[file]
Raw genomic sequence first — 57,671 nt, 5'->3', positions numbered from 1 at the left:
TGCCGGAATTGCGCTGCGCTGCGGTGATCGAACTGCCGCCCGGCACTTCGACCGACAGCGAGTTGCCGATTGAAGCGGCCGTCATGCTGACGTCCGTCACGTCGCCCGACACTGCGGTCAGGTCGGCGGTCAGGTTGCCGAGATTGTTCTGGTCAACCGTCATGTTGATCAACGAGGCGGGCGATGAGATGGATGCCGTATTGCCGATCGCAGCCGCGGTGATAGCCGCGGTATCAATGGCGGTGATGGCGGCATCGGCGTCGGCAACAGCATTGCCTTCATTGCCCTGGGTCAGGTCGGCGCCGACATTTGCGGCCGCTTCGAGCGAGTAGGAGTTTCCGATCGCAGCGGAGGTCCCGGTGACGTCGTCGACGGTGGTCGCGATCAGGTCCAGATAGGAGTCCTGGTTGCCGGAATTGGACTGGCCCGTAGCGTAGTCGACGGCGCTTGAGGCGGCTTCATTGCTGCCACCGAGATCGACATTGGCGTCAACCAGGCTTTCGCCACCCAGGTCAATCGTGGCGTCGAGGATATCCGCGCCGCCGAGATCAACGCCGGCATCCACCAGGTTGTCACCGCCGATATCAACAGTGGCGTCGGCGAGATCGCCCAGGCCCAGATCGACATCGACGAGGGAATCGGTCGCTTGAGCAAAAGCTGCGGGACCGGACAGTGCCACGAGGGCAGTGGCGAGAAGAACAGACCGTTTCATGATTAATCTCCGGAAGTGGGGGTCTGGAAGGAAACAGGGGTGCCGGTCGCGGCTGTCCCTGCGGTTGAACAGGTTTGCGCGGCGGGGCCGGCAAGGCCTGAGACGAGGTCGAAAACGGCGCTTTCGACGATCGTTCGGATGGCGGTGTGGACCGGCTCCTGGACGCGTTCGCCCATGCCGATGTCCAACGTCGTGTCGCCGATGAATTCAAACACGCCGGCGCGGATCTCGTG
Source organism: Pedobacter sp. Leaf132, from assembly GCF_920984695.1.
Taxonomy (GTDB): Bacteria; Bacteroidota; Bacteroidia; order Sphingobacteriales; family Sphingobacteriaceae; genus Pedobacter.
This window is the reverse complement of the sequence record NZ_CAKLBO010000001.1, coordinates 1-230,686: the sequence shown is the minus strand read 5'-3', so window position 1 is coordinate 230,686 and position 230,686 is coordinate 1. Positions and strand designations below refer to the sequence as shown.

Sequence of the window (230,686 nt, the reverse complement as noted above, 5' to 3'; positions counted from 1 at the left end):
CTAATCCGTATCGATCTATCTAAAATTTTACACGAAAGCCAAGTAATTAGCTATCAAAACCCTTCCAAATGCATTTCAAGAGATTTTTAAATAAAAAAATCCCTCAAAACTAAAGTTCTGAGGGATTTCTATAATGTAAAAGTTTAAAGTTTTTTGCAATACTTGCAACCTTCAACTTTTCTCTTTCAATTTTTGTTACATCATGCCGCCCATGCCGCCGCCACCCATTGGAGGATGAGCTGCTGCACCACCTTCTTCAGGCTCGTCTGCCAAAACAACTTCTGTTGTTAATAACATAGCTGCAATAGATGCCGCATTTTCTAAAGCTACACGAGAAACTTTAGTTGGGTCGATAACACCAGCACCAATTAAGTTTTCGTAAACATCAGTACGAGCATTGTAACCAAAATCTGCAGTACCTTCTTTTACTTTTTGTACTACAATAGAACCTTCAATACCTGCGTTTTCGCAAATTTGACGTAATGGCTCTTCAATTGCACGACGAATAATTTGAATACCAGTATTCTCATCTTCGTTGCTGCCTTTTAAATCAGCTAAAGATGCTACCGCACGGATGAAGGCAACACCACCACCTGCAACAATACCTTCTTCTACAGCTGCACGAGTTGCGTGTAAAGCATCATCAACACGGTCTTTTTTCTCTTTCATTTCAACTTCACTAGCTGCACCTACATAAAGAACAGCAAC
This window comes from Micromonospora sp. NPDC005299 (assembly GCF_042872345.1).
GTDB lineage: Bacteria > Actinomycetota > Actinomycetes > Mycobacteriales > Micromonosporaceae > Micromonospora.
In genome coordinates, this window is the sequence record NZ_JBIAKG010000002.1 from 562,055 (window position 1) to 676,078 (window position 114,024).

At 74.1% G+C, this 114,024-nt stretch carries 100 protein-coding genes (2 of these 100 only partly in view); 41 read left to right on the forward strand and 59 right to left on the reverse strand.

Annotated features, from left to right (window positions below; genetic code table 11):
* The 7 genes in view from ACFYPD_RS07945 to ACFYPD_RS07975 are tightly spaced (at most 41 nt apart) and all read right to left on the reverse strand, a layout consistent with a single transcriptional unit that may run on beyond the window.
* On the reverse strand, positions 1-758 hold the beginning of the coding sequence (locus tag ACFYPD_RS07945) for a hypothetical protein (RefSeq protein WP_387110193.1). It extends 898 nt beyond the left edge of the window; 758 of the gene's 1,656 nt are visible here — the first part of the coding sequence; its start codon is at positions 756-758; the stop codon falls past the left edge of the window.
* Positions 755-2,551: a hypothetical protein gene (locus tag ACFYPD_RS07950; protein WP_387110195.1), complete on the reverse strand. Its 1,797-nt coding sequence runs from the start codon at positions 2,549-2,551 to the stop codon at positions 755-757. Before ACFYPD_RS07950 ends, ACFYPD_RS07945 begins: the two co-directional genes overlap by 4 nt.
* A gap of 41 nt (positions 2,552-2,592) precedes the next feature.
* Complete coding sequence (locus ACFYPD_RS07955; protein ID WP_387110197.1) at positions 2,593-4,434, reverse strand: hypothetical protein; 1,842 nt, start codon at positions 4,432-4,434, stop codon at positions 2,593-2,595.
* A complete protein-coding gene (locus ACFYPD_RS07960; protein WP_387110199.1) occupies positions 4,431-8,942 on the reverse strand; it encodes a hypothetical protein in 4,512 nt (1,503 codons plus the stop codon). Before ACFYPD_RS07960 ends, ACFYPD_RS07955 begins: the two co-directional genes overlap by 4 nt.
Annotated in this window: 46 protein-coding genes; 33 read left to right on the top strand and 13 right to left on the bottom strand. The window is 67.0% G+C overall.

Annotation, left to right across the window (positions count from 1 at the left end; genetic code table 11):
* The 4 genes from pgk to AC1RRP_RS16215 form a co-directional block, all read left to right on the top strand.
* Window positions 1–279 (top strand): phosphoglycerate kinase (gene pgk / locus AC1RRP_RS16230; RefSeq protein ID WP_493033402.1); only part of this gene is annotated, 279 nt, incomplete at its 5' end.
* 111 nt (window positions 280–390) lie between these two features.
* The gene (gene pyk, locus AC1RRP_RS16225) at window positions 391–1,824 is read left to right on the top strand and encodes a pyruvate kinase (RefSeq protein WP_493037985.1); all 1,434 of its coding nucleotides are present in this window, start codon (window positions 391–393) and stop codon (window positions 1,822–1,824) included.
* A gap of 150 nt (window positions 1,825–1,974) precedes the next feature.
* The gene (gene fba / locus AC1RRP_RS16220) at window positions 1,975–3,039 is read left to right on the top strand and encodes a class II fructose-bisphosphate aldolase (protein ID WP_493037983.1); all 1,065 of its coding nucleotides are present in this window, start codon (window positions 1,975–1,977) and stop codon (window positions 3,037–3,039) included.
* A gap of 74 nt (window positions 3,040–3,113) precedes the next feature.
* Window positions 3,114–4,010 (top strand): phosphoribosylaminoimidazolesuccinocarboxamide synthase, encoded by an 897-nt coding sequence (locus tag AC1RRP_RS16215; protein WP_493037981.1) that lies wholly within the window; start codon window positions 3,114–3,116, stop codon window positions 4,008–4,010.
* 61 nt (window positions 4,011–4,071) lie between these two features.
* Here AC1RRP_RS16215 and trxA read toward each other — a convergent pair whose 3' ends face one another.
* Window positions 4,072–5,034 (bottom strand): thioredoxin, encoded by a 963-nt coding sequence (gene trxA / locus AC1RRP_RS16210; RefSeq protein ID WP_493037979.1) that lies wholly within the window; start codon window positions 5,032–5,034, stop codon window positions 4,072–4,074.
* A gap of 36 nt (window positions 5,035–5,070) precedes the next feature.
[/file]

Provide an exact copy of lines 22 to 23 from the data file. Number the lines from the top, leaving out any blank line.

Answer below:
* Window positions 1–279 (top strand): phosphoglycerate kinase (gene pgk / locus AC1RRP_RS16230; RefSeq protein ID WP_493033402.1); only part of this gene is annotated, 279 nt, incomplete at its 5' end.
* 111 nt (window positions 280–390) lie between these two features.